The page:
b) Figure out where the line between engine code, and game code is
    c) How to cut out the game code and figure out what code needs to be written to begin a new project.

    Other goals would be:

    a) Figure out how the "blah" system works
    b) Figure out how to complete a structural change to overhaul the "blah" system to be more modern.

    Like implementing a better lighting and shader system.

    Hope that helps....

    By Anonymous Seth Willits, at 8/27/2005 2:18 AM  

  • Sorry about the double post. Finger spasm at just the wrong time.

    By Anonymous Seth Willits, at 8/27/2005 2:19 AM  

  • I'm really interested in all aspects of the Q3 source code. I'm just getting into game programming, so this is going to be very useful for me. Something no one else has mentioned (I don't think) is Q3's net code. I wouldn't mind to see a post on that.

    By Anonymous Chris, at 8/27/2005 11:08 PM  

  • Hey man keep up the good work.

    By Blogger Gor435, at 9/01/2005 9:20 PM  

  • Nice work man,
    I would love to see something more about how the entityes gets over the wire.

    Anyway just make more articles, they are a good read in any case.

    By Anonymous CoMaNdore, at 9/03/2005 4:24 AM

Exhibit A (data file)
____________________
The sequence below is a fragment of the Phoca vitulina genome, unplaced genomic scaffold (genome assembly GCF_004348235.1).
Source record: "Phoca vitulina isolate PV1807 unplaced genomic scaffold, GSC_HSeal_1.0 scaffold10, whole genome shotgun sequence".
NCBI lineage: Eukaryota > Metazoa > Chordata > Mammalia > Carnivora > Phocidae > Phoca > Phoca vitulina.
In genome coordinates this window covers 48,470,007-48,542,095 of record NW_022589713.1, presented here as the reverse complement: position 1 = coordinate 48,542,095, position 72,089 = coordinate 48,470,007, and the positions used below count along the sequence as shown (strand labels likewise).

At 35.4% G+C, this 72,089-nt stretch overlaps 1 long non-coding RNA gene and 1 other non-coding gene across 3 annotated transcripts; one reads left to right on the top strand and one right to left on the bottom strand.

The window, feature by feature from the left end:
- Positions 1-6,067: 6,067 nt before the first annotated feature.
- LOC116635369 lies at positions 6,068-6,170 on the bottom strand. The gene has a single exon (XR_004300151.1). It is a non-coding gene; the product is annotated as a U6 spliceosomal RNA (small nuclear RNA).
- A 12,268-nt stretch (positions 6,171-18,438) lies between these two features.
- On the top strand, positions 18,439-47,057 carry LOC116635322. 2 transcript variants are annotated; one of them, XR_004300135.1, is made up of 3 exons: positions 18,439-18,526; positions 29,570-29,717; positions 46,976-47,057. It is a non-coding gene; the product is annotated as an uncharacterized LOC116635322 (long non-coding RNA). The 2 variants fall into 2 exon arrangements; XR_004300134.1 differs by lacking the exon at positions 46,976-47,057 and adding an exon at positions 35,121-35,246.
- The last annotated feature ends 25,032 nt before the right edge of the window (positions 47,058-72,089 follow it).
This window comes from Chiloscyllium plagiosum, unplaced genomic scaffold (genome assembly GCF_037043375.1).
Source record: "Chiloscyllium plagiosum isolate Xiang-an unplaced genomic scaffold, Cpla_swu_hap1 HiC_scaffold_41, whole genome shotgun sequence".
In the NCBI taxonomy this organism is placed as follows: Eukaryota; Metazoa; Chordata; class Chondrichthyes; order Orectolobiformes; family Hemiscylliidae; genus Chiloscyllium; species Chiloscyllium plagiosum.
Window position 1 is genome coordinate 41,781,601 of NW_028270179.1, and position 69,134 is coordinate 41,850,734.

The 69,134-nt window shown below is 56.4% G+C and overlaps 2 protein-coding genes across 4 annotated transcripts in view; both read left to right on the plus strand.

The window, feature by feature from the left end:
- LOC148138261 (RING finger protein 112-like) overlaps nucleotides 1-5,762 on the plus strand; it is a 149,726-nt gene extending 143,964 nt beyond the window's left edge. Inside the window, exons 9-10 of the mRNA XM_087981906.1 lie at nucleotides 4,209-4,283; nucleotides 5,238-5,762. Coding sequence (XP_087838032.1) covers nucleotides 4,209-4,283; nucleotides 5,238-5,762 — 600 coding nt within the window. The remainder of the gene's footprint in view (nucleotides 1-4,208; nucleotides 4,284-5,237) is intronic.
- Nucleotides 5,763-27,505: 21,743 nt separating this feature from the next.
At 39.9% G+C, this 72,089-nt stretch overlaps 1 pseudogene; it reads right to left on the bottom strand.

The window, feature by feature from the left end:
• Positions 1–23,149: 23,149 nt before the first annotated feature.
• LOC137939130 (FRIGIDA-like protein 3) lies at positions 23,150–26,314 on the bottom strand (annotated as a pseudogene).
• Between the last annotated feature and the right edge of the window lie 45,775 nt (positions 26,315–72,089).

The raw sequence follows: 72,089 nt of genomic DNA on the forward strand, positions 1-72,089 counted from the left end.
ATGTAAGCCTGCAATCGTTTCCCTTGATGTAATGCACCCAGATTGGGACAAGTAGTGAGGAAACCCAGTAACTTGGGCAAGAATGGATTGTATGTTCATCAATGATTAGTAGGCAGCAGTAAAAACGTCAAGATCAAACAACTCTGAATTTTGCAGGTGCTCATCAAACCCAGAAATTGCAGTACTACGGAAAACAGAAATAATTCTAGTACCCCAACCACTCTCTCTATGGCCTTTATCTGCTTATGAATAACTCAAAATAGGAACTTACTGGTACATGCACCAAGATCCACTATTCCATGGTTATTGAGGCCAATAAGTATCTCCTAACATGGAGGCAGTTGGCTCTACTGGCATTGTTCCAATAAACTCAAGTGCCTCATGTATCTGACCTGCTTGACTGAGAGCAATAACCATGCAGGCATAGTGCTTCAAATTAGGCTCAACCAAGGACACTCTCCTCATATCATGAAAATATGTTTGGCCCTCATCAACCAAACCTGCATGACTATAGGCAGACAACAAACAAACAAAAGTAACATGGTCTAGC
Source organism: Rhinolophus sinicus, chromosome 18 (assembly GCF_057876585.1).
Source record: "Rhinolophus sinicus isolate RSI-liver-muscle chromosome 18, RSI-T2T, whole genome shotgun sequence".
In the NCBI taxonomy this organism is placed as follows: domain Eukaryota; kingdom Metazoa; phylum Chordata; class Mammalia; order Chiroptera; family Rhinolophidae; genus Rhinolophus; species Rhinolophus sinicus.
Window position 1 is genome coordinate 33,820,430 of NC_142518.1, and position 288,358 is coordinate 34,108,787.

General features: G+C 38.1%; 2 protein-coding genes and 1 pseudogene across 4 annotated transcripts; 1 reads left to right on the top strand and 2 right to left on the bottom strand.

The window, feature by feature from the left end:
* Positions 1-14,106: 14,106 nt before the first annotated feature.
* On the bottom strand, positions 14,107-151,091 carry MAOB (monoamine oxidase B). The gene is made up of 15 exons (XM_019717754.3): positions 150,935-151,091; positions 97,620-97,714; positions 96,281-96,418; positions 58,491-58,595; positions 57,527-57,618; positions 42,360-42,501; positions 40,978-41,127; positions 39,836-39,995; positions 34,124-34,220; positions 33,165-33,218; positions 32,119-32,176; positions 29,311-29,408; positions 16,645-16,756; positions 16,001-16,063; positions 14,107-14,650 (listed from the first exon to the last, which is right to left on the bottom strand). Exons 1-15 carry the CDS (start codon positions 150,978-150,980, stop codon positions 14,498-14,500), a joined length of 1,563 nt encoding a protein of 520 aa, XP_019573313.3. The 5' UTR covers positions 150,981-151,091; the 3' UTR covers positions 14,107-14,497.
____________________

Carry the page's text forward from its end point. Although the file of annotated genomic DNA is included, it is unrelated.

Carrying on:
• Vous avez un blog très agréable et je l'aime, je vais placer un lien de retour à lui dans un de mon blogs qui égale votre contenu. Il peut prendre quelques jours mais je ferai besure pour poster un nouveau commentaire avec le lien arrière.

    Merci pour est un bon blogger.

    By Blogger vente, at 10/08/2005 10:33 AM  

  • AI, I am still working on clearing nightmare level, I am interested in how those bots live.

    By Anonymous Anonymous, at 6/13/2007 9:47 PM  

  • Hi! good stuff, good overview/introduction to the quake 3 engine. we're doing a game project with the quake 3 engine at our student club (www.acagamics.de) will read more. ;)

    By Blogger Yojimbo, at 11/14/2008 10:20 AM  

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  • This is the first bit of documentation I have read on Tech 3. I enjoyed this. Its educational.

    By Anonymous Anonymous, at 12/23/2009 1:01 PM  

  • Thank's!!
    I'm now jumping to part2!